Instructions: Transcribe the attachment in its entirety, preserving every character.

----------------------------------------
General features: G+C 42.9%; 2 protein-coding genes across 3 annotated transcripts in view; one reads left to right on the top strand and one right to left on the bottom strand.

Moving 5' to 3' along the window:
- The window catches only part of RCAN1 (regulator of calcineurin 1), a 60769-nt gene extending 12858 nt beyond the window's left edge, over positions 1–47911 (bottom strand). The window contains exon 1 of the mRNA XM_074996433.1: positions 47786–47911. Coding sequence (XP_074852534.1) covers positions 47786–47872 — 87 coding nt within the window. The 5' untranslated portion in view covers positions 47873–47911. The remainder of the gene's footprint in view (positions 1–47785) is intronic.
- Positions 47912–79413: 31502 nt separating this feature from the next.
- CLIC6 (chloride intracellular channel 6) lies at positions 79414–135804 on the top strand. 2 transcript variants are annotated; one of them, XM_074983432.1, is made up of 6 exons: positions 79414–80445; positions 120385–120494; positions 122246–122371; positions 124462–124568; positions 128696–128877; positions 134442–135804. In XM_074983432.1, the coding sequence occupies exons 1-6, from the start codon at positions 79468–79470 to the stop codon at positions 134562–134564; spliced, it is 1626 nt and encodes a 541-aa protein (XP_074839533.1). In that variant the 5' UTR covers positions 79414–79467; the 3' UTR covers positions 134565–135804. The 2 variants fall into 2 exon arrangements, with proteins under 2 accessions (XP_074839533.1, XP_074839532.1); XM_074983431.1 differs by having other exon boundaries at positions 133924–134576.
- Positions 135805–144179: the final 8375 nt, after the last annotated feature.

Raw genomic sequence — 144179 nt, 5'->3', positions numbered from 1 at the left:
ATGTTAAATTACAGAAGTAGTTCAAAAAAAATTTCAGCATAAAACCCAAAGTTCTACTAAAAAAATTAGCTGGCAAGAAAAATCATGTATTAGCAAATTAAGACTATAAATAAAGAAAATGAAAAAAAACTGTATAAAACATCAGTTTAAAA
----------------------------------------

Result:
General features: G+C 42.9%; 2 protein-coding genes across 3 annotated transcripts in view; one reads left to right on the top strand and one right to left on the bottom strand.

Moving 5' to 3' along the window:
- The window catches only part of RCAN1 (regulator of calcineurin 1), a 60769-nt gene extending 12858 nt beyond the window's left edge, over positions 1–47911 (bottom strand). The window contains exon 1 of the mRNA XM_074996433.1: positions 47786–47911. Coding sequence (XP_074852534.1) covers positions 47786–47872 — 87 coding nt within the window. The 5' untranslated portion in view covers positions 47873–47911. The remainder of the gene's footprint in view (positions 1–47785) is intronic.
- Positions 47912–79413: 31502 nt separating this feature from the next.
- CLIC6 (chloride intracellular channel 6) lies at positions 79414–135804 on the top strand. 2 transcript variants are annotated; one of them, XM_074983432.1, is made up of 6 exons: positions 79414–80445; positions 120385–120494; positions 122246–122371; positions 124462–124568; positions 128696–128877; positions 134442–135804. In XM_074983432.1, the coding sequence occupies exons 1-6, from the start codon at positions 79468–79470 to the stop codon at positions 134562–134564; spliced, it is 1626 nt and encodes a 541-aa protein (XP_074839533.1). In that variant the 5' UTR covers positions 79414–79467; the 3' UTR covers positions 134565–135804. The 2 variants fall into 2 exon arrangements, with proteins under 2 accessions (XP_074839533.1, XP_074839532.1); XM_074983431.1 differs by having other exon boundaries at positions 133924–134576.
- Positions 135805–144179: the final 8375 nt, after the last annotated feature.

Raw genomic sequence — 144179 nt, 5'->3', positions numbered from 1 at the left:
ATGTTAAATTACAGAAGTAGTTCAAAAAAAATTTCAGCATAAAACCCAAAGTTCTACTAAAAAAATTAGCTGGCAAGAAAAATCATGTATTAGCAAATTAAGACTATAAATAAAGAAAATGAAAAAAAACTGTATAAAACATCAGTTTAAAA